Tuesday, June 3, 2008

Lane's Prang



I guy I sat next to on the commute home yesterday asked me about the worst landing I ever had. I dodged the question, telling him I was a product of Vance Air Force Base where bad landings are not tolerated. But, in case you're wondering the same thing, here is a memoir from a couple of years ago:

My First Officer, a kid named Lane—can’t remember his first name—was a tanned, robust-looking lad who wore designer sunglasses and smiled with a chin-jutting aviator’s grin that made him look experienced beyond his years. Lane didn’t have military experience. He had “come up through the ranks,” had earned his way here through commercial aviation’s back alleys. As with most young pilots with that background, I found him highly competent and dependable but still not quite fully savvy to the crazy, unexpected stuff that happens; things not in the books.

Yet he was smooth on the controls. I liked that about Lane. I liked it too much. I got complacent. I was slumped back in my seat yawning that day.

Oh, that day.

We rolled out on final approach for runway 16 Left at Denver. It was a pleasant early summer morning, not too hot. The wind shear that commonly stalks Denver in the summer was off duty. Being the “non-flying pilot” or NFP in United parlance, I slumped in my seat and pondered my lunch selection. We had an hour and a half wait before leaving for San Francisco.

Lane had the ILS needles “wired” and his airspeed was perfect. He handled the controls like he was giving them a well deserved, caressing massage. I had seen Lane perform and was perfectly confident in him.

After the gear was down and the flaps set I read the Final Descent Checklist, then slumped back. I glanced out to the left window and watched farms rushing by, yawned and wondered if I might try a taco salad when we got to the terminal. I saw the radio altimeter click down through 1,000 feet and made my mandatory call-out. “One thousand feet. Instruments cross checked.”

Lane responded as required, “Runway One Six Left in sight. Cleared to land.”

I yawned again and thought the mesquite grilled chicken sandwich might be better. Then I heard a recorded voice come through our speakers. “Fifty feet.” The jet was reminding us, as it always did, that the earth was very, very near. Lane was doing well, over the threshold at 40 feet, just as he should be.

I first noticed the trouble just as the voice said, “Thirty feet.” An empty feeling rushed into my gut, like the bottom of the plane was falling out. My eyes verified it.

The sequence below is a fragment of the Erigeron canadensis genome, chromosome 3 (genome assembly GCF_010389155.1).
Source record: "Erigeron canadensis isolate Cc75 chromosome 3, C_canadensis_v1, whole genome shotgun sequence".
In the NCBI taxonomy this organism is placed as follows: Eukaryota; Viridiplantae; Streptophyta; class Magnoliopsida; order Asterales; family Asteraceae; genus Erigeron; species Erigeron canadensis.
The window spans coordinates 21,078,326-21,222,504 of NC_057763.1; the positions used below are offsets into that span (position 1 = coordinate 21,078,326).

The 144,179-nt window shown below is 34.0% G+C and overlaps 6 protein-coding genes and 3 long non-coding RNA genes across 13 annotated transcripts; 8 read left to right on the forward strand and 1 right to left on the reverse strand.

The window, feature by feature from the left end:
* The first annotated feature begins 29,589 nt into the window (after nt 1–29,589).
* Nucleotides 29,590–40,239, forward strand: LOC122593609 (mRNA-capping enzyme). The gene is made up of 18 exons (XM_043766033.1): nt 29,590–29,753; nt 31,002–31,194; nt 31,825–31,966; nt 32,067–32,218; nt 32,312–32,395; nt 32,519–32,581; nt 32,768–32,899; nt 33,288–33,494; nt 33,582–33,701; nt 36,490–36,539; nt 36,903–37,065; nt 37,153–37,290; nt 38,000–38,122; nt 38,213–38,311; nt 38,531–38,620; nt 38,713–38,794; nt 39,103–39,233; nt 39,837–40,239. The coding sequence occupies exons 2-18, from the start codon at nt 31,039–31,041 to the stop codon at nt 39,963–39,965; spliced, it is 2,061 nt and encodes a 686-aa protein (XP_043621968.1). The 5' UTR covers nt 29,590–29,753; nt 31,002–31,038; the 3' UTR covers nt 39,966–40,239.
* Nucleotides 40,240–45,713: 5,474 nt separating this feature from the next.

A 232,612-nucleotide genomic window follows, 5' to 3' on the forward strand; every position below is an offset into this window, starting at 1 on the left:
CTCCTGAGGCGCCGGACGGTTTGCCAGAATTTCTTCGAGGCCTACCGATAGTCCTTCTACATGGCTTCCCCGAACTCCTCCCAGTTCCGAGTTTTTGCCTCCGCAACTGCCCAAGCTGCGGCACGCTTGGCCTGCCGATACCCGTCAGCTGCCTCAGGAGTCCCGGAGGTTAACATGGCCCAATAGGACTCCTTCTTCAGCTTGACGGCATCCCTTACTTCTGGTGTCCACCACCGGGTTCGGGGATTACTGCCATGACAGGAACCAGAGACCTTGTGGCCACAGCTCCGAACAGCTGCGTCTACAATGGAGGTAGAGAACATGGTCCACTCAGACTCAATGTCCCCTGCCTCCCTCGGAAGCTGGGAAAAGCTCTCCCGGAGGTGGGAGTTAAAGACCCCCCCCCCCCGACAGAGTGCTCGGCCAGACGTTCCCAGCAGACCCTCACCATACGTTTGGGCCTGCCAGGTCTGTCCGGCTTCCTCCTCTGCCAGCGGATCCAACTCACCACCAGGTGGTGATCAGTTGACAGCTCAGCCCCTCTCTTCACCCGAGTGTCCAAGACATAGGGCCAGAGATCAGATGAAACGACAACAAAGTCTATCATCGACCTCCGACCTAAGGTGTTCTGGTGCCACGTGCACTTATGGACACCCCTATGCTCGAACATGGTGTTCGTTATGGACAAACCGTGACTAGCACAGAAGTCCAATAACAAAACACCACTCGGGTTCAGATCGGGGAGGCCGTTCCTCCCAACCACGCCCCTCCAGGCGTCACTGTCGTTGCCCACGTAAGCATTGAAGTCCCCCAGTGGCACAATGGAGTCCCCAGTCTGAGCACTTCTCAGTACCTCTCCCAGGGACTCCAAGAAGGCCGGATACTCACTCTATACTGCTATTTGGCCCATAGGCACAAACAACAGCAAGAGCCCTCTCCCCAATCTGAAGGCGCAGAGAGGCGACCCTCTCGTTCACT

The runway started to leap up at us. It felt as if there was no more air under our wings, like we had suddenly flown into a vacuum. I looked at the throttles. 

Lane should be shoving them forward to give us a burst of thrust and speed, but he wasn’t. I knew we were going to cause serious damage if we let the nose wheel strike the ground at that angle and descent rate. 

So did Lane. He hauled back on the yoke, but with no energy available to complete the flare the Boeing only swapped ends and sank even faster. I stiffened. I was about to be served a generous ration of hell for lunch.

As if being dropped from a crane 20 feet above the ground, the 115,000 pound jet slammed onto the concrete with an impact that shook the airframe like it had been hit with a colossal sledge hammer, accompanied by a vicious booming sound, like the gear struts were being driven through the wings. Before my hands could find the yoke we were airborne again, nose high, stalling. The right wing dipped and Lane cut the yoke left while trying to reduce the pitch. 

The jet sluggishly rolled left, nose high, descending again. I yelled, “THE ENGINE! WATCH THE ENGINE!” 

Lane knew what I meant. The 737’s engines hang so low that a bank angle over nine degrees will cause them to strike the ground. He jerked the yoke right and the wings slugged that direction just before we struck the runway again.

The second impact was as violent as the first. I sat strapped inside a chamber of horrors watching the horizon rock left and right, wheels slamming against concrete shaking the panels, blurring our view of the runway ahead, the noise drowning out our curses.

Again we bounced but only slightly, and finally it was over. Lane steered us onto the high-speed exit ramp and motioned for me to take over. I looked at him. His tan had faded into a ghostly sheen. He breathed heavily through clenched teeth. I took the controls and saw an uncommon sight, my right hand shaking on the throttles.